Monday, January 31, 2011

Sikkim Trek: The First Day, We Walked

We got up reasonably early, I guess: around 7:00 or so, give or take. We were prepared a massive breakfast and this we eagerly ate, operating under the correct assumption that walking 18 kilometers uphill would require calories.

We stopped at the Yuksom market to pick up extra rolls of toilet paper, socks, curiously tasteless Indian chocolate bars and other accoutrements of civilization that were entirely guaranteed to be denied for the next 10 days. Kiran had, thoughtfully, stashed some bourgeois chocolate from France in his stuff.

On the trail, up the road. We passed through a great corridor of white prayerflags, the white kind mounted on poles that are typical up here, a more imposing variant on the sort of prayer flags that (by what appears to be law) adorn every US dorm-room. We stopped at the trail-head and registered at the trekking office, where they filed our papers away. This was presumably how they would take down our names if we vanished and were never seen again. We bought some potato chips from a woman manning a small wooden booth and regarded with interest our accoutrement: we had pack ponies. We had porters. We had a cook. All of our heavy bags had been taken from us and covered with a mostly water-proof tarp, and all we had to carry were our daypacks with rain gear, snacks, and water. "This is a lot better then trekking back home," I commented.

So it was. Trekking back home involves an enormous pack that requires the mind of a rocket-scientist to successfully and ergonomically pack: everything rattles and clinks when you are walking uphill, your shoulders are eternally compressed, and the forces of Good Trail Craft dictate that you can't leave anything behind in Virgin Nature when you really just want to chuck all your possessions and live in the forest so you won't have to carry your goddamn pack anymore. And here we were, footloose and regarding with (perhaps ill-advised) confidence our impending 18 mile walk. We could do it!

We began walking. The trail is a narrow cut alongside a very steep gorge, where the river runs down to Yuksom. The lower portions of the trail go through a bona-fide tropical jungle—there are creepers, malevolent and possibly deadly vegetation, the not-so-far-off cries of monkeys and unidentified forest creatures, electric orange tree mushrooms, and rushing, enormous waterfalls seemingly every other mile. The trail was an absolute mess, of course, an abomination: I have a friend who does trail maintenance in the Rockies and this trail would have driven him up the wall, with watercourses running down it and debris on the trail and tons of irrational twists and turns, and almost nothing in the way of formal marking.

Walking over this beast on a bridge was a bit intimidating. I imagine some nutjob in a kayak has already been down this then proceeded to get remarkably high post-survival. Well, if that person survived.

The rains this year had been awful, and many parts of the trail had washed out—our guide told us that some parts of the trail and even one of the bridges had been repaired only days before. You often found yourself teetering on the edge of a very small and muddy and rocky path, choosing your steps carefully because falling would have mean rolling at very high speed (while screaming) all the way down to the bottom of a gorge.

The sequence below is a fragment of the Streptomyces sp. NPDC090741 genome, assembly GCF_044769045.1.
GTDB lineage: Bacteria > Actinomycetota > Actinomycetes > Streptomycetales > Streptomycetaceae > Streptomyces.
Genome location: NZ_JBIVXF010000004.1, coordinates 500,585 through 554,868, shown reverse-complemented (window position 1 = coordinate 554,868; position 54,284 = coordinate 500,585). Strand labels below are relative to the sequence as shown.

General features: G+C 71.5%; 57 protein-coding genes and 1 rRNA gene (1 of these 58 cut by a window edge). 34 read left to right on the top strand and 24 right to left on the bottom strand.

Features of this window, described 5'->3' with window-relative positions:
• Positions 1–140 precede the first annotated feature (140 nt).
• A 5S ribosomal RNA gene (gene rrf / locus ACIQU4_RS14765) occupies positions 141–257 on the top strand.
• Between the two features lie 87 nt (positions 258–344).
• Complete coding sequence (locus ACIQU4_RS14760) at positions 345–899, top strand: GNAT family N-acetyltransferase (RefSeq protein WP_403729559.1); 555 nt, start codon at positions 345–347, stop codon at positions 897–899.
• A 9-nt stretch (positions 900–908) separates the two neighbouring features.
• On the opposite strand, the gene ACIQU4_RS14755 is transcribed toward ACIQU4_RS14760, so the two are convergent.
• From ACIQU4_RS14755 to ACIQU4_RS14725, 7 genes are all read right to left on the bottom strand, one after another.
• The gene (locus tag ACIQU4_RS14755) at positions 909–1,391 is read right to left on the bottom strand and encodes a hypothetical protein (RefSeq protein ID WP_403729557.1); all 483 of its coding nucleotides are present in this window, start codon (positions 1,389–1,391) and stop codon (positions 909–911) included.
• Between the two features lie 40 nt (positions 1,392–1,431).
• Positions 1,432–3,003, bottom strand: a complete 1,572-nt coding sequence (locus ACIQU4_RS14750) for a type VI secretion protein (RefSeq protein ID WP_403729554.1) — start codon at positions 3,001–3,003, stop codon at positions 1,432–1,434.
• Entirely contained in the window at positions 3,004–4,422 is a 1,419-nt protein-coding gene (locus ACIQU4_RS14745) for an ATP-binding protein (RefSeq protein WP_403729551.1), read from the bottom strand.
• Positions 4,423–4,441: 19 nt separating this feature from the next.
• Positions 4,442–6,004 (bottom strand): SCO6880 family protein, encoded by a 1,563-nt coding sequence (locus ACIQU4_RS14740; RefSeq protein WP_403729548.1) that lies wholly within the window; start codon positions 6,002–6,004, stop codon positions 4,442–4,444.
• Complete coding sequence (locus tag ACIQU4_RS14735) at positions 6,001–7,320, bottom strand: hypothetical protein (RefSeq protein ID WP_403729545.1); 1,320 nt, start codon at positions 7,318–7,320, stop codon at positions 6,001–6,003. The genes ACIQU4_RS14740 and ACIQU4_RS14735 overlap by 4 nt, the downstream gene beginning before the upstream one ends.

The Yak Is Not Your Friend.

The other reality of Trekking in Sikkim is that you must share the trail with all the pack animals that use it as well—commerce around here is still done, to some extent, on the back of a dhzo (a yak/cow hybrid) or a pony. Furthermore: You don't have the right of way. The dhzo does, and the dhzo has sharp horns and a nasty attitude to back him up if you start to feel sassy. The animals chew up the trail with their hooves and leave enormous piles of dung every few feet or so. They always come with a minder, who usually will warn you a second or two in advance of the dhzo's arrival by shouting something vague in Nepali.

This would be the trail. Well, in the lower bits, anyway.

Our guide and various Sherpas I passed by on the trail taught me the usual method for yak avoidance. It is thus: scramble up the steep and mossy side of the trail as quickly as you can. If at all possible—and if you're resourceful, it almost always is—cling onto the side of the trail for dear life while the dhzo go by. Do not make eye contact with the dhzo because that pisses them off, or makes them interested in you, and for all we know they can actually smell your fear. Rip off a tiny, pathetic sprig of vegetation to flick at the dhzo if it gets too close. This will not do an ounce of good if you make the animal mad, but will make you feel better. When the last animal goes by, scramble down from the trail. Check yourself for leeches. You'll need to.

Did I mention the leeches?

This part of the Himalayas is host to Asia's fascinating terrestrial leech. They come in a dizzying array of sizes and are usually yellowish or greenish or maybe black, it's all kind of a crapshoot. They want to find you and get to know you. They want to crawl out from under the leaf debris, somehow worm their way underneath your clothing, find a nice tender (preferably embarrassing) part of you and begin to suck your blood. There are some good things about leeches: Unlike mosquitos, the bites don't hurt, and leeches carry no diseases. Unfortunately, leeches release a anticoagulant chemical in their saliva when they bite you, which means that, once you've pulled the leech off, you will bleed incredibly for a good long while.